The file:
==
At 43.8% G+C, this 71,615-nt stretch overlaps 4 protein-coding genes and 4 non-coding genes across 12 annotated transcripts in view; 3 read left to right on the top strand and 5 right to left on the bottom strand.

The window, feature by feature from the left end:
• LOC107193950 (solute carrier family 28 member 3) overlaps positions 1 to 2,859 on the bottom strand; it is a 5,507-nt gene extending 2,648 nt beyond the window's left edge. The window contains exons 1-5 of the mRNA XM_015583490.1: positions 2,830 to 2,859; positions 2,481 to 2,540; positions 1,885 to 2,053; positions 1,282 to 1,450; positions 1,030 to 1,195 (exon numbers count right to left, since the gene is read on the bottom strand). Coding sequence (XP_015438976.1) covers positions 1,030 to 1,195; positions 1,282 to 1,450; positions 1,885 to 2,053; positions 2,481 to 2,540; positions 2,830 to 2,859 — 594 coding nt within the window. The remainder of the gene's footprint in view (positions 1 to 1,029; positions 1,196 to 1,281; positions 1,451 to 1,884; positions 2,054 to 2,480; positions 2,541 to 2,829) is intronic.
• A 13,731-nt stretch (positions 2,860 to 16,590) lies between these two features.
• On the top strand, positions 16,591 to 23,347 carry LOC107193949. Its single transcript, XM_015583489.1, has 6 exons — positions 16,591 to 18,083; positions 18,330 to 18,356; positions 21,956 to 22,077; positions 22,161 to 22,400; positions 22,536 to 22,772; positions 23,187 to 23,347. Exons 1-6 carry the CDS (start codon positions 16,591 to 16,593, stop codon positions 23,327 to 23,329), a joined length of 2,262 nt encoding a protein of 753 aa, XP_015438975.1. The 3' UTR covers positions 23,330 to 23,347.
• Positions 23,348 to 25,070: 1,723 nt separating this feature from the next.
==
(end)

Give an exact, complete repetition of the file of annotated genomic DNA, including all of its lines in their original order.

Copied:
At 43.8% G+C, this 71,615-nt stretch overlaps 4 protein-coding genes and 4 non-coding genes across 12 annotated transcripts in view; 3 read left to right on the top strand and 5 right to left on the bottom strand.

The window, feature by feature from the left end:
• LOC107193950 (solute carrier family 28 member 3) overlaps positions 1 to 2,859 on the bottom strand; it is a 5,507-nt gene extending 2,648 nt beyond the window's left edge. The window contains exons 1-5 of the mRNA XM_015583490.1: positions 2,830 to 2,859; positions 2,481 to 2,540; positions 1,885 to 2,053; positions 1,282 to 1,450; positions 1,030 to 1,195 (exon numbers count right to left, since the gene is read on the bottom strand). Coding sequence (XP_015438976.1) covers positions 1,030 to 1,195; positions 1,282 to 1,450; positions 1,885 to 2,053; positions 2,481 to 2,540; positions 2,830 to 2,859 — 594 coding nt within the window. The remainder of the gene's footprint in view (positions 1 to 1,029; positions 1,196 to 1,281; positions 1,451 to 1,884; positions 2,054 to 2,480; positions 2,541 to 2,829) is intronic.
• A 13,731-nt stretch (positions 2,860 to 16,590) lies between these two features.
• On the top strand, positions 16,591 to 23,347 carry LOC107193949. Its single transcript, XM_015583489.1, has 6 exons — positions 16,591 to 18,083; positions 18,330 to 18,356; positions 21,956 to 22,077; positions 22,161 to 22,400; positions 22,536 to 22,772; positions 23,187 to 23,347. Exons 1-6 carry the CDS (start codon positions 16,591 to 16,593, stop codon positions 23,327 to 23,329), a joined length of 2,262 nt encoding a protein of 753 aa, XP_015438975.1. The 3' UTR covers positions 23,330 to 23,347.
• Positions 23,348 to 25,070: 1,723 nt separating this feature from the next.